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Xelhá
Entrance of water
Crucial maritime port for the Maya Caribbean, possibly serving the great kingdom of Coba 1400 years ago. Impressive structures remain, such as the Building of the Birds, with its outstanding mural paintings. This and other vestiges reveal the influence of Teotihuacan.
About the site
Xelha was one of the main trading ports on the east coast of the Yucatan peninsula in the Late Postclassic period from 1250 to 1550. The history of Xelha falls into two major periods. The first was in the Early Classic from 250 to 600 when the port was the biggest and most important in the area and had beautiful palaces decorated with mural paintings to remind us of the influence that Teotihuacan then had on the Mayan region. It is thought that Xelha operated as the port of the great Kingdom of Coba, situated inland, whose capital was one of the most powerful cities of the peninsula.

Xelha lost its status from the year 600, when temples and palaces ceased to be built, but it became important again in the Late Postclassic when numerous coastal settlements relating to a new socio-economic system were established. Attractive buildings were once again erected, including a wall to defend the city or to demarcate the elite area.

Xelha had nearly been abandoned when the Spanish arrived. Many of its inhabitants died from the new diseases brought by the Europeans such as smallpox, yellow fever and diphtheria, while others fled from Spanish control. By 1550 the site was in ruins. This city might correspond to the Xala identified in the Spanish chronicles, where Francisco de Montejo later founded the settlement of Salamanca de Xelha.

The name Xelha means "water entrance," and comes from the Mayan “xel,” meaning piece or entrance and “ha” meaning water, a clear reference to the topography. The Xelha inlet is one of the most important on the Quintana Roo coast. It is a natural shelter ideal for a port with abundant flora and fauna; undoubtedly it was well known during the last years of the region’s pre-Hispanic history.

Throughout the site tour visitors can see magnificent examples of mural painting, in particular in the Edificio de los Pájaros ("Building of the Birds") which was painted between 200 and 600 AD. The Jaguar Group features a feline which gave its name to the complex; this was painted in the Postclassic period.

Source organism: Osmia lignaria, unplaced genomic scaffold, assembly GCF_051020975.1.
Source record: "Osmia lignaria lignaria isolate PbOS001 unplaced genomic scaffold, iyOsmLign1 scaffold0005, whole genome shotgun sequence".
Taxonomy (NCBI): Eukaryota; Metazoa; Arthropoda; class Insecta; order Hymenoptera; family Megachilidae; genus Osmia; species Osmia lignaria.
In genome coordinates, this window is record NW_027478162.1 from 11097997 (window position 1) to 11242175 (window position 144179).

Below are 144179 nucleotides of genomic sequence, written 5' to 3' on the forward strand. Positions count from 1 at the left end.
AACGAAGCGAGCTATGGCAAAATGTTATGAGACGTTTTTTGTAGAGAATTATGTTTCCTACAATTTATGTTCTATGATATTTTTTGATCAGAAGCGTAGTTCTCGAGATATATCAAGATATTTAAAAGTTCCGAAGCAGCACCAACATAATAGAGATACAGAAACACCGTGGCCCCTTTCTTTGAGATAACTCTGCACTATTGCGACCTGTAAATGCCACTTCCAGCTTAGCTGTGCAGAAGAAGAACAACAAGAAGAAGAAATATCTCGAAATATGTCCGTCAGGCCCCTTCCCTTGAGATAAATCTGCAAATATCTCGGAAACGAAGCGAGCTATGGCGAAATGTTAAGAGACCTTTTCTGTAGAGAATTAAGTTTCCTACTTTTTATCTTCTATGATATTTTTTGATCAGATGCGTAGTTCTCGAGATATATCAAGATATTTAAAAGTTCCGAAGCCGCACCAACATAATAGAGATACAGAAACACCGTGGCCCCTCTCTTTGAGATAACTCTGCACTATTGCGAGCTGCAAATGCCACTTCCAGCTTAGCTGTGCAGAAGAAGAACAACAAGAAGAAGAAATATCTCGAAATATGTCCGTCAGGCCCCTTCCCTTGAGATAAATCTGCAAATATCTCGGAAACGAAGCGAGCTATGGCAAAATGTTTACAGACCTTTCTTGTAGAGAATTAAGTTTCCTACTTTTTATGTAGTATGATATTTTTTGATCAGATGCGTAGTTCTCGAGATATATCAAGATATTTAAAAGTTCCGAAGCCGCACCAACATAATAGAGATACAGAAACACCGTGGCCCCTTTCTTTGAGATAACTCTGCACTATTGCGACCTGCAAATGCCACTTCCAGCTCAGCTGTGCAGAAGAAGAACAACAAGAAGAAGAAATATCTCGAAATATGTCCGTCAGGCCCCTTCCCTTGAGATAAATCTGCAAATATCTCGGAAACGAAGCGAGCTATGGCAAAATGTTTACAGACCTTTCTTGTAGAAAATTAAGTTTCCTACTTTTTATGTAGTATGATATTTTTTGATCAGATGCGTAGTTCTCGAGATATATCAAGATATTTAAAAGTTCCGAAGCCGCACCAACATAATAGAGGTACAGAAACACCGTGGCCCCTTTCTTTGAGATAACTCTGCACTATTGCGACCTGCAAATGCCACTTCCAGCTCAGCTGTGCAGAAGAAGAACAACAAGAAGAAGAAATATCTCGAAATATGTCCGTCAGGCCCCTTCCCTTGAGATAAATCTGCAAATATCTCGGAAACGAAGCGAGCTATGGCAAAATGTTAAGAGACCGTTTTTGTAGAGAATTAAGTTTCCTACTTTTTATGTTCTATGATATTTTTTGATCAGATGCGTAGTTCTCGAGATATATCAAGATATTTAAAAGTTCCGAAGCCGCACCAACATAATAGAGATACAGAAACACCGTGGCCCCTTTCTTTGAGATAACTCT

250 - 1550

Preclásico Medio a Posclásico Tardío
250 - 600

Posclásico Tardío

Did you know...
  • The ceremonial center is made up of five groups of buildings: El Palacio ("The Palace"), Las Pilastras ("The Pilasters"), Lothtop, Los Pájaros ("The Birds") and Jaguar.
  • The Palace is the oldest and largest group at Xelha.
  • The Jaguar Group was built next to a deep and beautiful cenote.
  • The Birds still preserves mural paintings that depict various birds of the region, as well as a figure of the god Tlaloc.
Practical information
Temporarily closed
Monday to Sunday from 8:00 to 17:00 hrs

$80.00 pesos


  • Extra fee for video cameras
  • Extra fee for photo cameras
  • Extra fee for professional cameras
  • Discount for senior Mexican citizens
  • Discount for Mexican students and teachers
  • No Smoking
  • No entry with food
  • Pets not allowed
  • No Flash
Se localiza a 113 km al sur de Cancún y 14 km al norte de Tulum.

Services
  • Accesibilidad
  • Estacionamiento
  • Sanitarios
  • +52 (983) 837 2411
  • This email address is being protected from spambots. You need JavaScript enabled to view it.
Directory
Enlace
Carlos Esperon Vilchis
This email address is being protected from spambots. You need JavaScript enabled to view it.
+52 (998) 849 2885
1810
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Sureste
Crucial puerto marítimo del Caribe maya, quizá al servicio del gran reino de Cobá, hace 1,400 años. Conserva impresionantes estructuras, como el Edificio de los Pájaros, con ejemplos sobresalientes de pintura mural. Ése y otros vestigios revelan la influencia teotihuacana.
Crucial maritime port for the Maya Caribbean, possibly serving the great kingdom of Coba 1400 years ago. Impressive structures remain, such as the Building of the Birds, with its outstanding mural paintings. This and other vestiges reveal the influence of Teotihuacan.
Entrada de agua
Entrance of water

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